Call for posthumous Military Cross for former Cobblers player from Rushden

Walter Tull lived in Rushden and played for Cobblers
Walter Tull lived in Rushden and played for Cobblers

More than 120 MPs are calling for a posthumous Military Cross to be awarded to Walter Tull – the first black officer in the British Army and one of the first black professional footballers.

Tull was one of the first black professional footballers who played for Tottenham Hotspurs before being transfered to Northampton Town in 1911 where he made 110 appearances before his career was interrupted by the outbreak of World War One.

The Walter Tull memorial at Sixfields in Northampton

The Walter Tull memorial at Sixfields in Northampton

During his time at Cobblers, he was befriended by fellow professional and Rushden man Eric Thompson who brought him to Rushden where he lodged in Queen Street.

Ahead of the 100th anniversary of Tull’s death on Sunday (March 25), David Lammy MP is leading a cross-party coalition of 126 MPs calling for Tull to be posthumously awarded the Military Cross.

In a letter to the Prime Minister, they are urging the PM to ‘right the wrong’ that denied Tull the Military Cross he was recommended for.

In May 1917, Tull became the first black commissioned officer in the British Army and the first black officer to lead troops into battle, despite military regulations at the time forbidding non-white soldiers becoming officers – a status reserved for servicemen of ‘pure European’ descent.

The Royal Mint's �5 commemorative coin for Walter Tull, ex-Northampton footballer who lived in Rushden and who was killed in action

The Royal Mint's �5 commemorative coin for Walter Tull, ex-Northampton footballer who lived in Rushden and who was killed in action

Tull fought in six battles, including the Battle of the Somme and at Ypres, and was mentioned in dispatches for leading his company of 26 men on a raiding party into enemy territory in Italy.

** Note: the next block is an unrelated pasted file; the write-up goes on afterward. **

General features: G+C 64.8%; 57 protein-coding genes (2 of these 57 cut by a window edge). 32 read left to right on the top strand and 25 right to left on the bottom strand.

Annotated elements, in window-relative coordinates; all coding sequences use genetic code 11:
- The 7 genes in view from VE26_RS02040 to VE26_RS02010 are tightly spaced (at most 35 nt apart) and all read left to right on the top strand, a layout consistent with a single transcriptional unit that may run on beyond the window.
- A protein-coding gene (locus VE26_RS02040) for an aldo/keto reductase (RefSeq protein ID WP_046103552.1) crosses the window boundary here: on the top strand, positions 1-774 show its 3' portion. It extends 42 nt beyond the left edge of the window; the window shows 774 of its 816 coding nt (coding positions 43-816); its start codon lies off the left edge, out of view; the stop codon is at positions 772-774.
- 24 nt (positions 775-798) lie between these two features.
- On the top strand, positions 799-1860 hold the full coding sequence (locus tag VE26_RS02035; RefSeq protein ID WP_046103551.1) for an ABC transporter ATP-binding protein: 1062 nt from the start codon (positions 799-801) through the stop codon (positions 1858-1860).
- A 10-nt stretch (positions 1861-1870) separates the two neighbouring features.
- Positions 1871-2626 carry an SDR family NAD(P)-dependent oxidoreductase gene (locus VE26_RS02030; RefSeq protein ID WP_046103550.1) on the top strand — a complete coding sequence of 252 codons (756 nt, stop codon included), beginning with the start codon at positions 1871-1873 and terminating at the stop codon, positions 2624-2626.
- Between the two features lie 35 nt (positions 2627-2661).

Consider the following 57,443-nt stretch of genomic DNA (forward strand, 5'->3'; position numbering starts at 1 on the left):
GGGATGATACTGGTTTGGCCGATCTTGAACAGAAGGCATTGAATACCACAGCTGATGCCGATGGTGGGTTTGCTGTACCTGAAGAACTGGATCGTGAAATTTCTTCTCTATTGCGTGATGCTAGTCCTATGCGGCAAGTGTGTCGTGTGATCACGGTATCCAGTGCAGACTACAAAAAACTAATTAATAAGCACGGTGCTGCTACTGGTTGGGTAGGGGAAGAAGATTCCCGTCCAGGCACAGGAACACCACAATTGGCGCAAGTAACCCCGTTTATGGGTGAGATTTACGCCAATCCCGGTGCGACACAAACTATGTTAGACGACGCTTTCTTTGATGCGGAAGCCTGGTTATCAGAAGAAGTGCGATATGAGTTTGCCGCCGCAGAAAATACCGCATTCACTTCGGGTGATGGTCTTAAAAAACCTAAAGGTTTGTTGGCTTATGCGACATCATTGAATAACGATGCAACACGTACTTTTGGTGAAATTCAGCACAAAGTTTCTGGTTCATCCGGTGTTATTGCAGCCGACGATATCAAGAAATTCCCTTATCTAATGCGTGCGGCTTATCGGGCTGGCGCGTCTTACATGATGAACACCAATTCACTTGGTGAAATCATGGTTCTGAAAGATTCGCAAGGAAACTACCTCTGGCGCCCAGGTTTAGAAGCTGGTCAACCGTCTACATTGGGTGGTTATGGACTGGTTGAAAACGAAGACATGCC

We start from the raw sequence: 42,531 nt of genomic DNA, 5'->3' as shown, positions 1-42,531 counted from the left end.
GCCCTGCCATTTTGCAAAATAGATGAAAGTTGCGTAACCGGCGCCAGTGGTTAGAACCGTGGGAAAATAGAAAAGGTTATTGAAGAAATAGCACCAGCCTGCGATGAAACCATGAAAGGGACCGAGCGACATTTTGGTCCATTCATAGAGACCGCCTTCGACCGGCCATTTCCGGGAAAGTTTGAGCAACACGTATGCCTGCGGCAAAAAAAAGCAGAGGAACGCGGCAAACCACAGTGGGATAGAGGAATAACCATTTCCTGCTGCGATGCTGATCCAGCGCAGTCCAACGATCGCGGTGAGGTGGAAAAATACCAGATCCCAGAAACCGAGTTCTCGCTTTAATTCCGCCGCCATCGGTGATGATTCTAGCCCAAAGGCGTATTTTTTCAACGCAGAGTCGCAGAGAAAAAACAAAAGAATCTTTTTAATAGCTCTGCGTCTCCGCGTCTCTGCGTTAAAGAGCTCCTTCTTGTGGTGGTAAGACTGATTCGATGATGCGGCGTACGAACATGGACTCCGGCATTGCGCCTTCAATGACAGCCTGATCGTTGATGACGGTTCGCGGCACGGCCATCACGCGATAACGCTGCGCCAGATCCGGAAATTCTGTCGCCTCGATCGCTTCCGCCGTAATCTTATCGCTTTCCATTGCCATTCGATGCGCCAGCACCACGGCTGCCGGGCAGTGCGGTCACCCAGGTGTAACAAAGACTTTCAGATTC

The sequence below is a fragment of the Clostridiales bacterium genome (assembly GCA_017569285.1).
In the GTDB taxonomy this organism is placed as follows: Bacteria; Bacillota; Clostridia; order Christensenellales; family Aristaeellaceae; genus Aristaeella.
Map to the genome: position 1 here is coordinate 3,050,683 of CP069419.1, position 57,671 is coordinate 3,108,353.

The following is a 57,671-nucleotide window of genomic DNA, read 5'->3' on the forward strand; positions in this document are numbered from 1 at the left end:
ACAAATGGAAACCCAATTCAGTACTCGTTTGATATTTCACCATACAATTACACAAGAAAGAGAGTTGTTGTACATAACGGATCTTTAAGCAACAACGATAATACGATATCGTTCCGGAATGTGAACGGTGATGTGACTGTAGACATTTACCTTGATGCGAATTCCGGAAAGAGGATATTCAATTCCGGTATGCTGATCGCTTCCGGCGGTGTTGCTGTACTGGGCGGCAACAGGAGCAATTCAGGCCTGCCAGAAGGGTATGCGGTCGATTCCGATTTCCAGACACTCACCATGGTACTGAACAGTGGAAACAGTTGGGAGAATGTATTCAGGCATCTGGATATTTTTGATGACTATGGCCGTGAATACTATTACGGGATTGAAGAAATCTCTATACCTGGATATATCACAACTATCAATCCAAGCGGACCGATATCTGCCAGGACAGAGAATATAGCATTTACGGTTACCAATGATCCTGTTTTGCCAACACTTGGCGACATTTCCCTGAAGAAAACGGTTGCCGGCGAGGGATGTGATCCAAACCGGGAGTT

He was recommended for a Military Cross but this honour was never awarded to him due to his contradictory status as an officer in an Army that did not officially permit black soldiers to serve as officers.

He was killed in action during the Spring Offensive and his body was never recovered.

Tottenham MP David Lammy, in whose constituency lies Tull’s former club, is leading the calls for the posthumous award.

Mr Lammy, chairman of the Race All Party Parliamentary Group and leader of the campaign for Walter Tull to be posthumously awarded a Military Cross, said: “Walter Tull is a true British hero and he embodies everything that makes me so proud to be British.

“I think that everybody in our country should know Walter’s story and the 100th anniversary of his death is the perfect opportunity to right this wrong, recognise his achievements and celebrate his life.

“His strength and courage in overcoming such bitter prejudice and racism to become a pioneer and a trailblazer in sport and in our armed services serves as an inspiration to us all.

“Walter defied the discrimination that plagued all aspects of society during his lifetime and served our country with distinction.

“As we reflect on our history and recognise how far we have come, it is important to remember and celebrate those who have broken down barriers and led by example.”

Nia Griffith MP, Labour’s shadow defence secretary, said: “Walter Tull served this nation with courage and distinction, showing exceptional bravery during the First World War.

“It is high time to recognise his exceptional service and to award him the Military Cross.”

To read more about Walter Tull, click here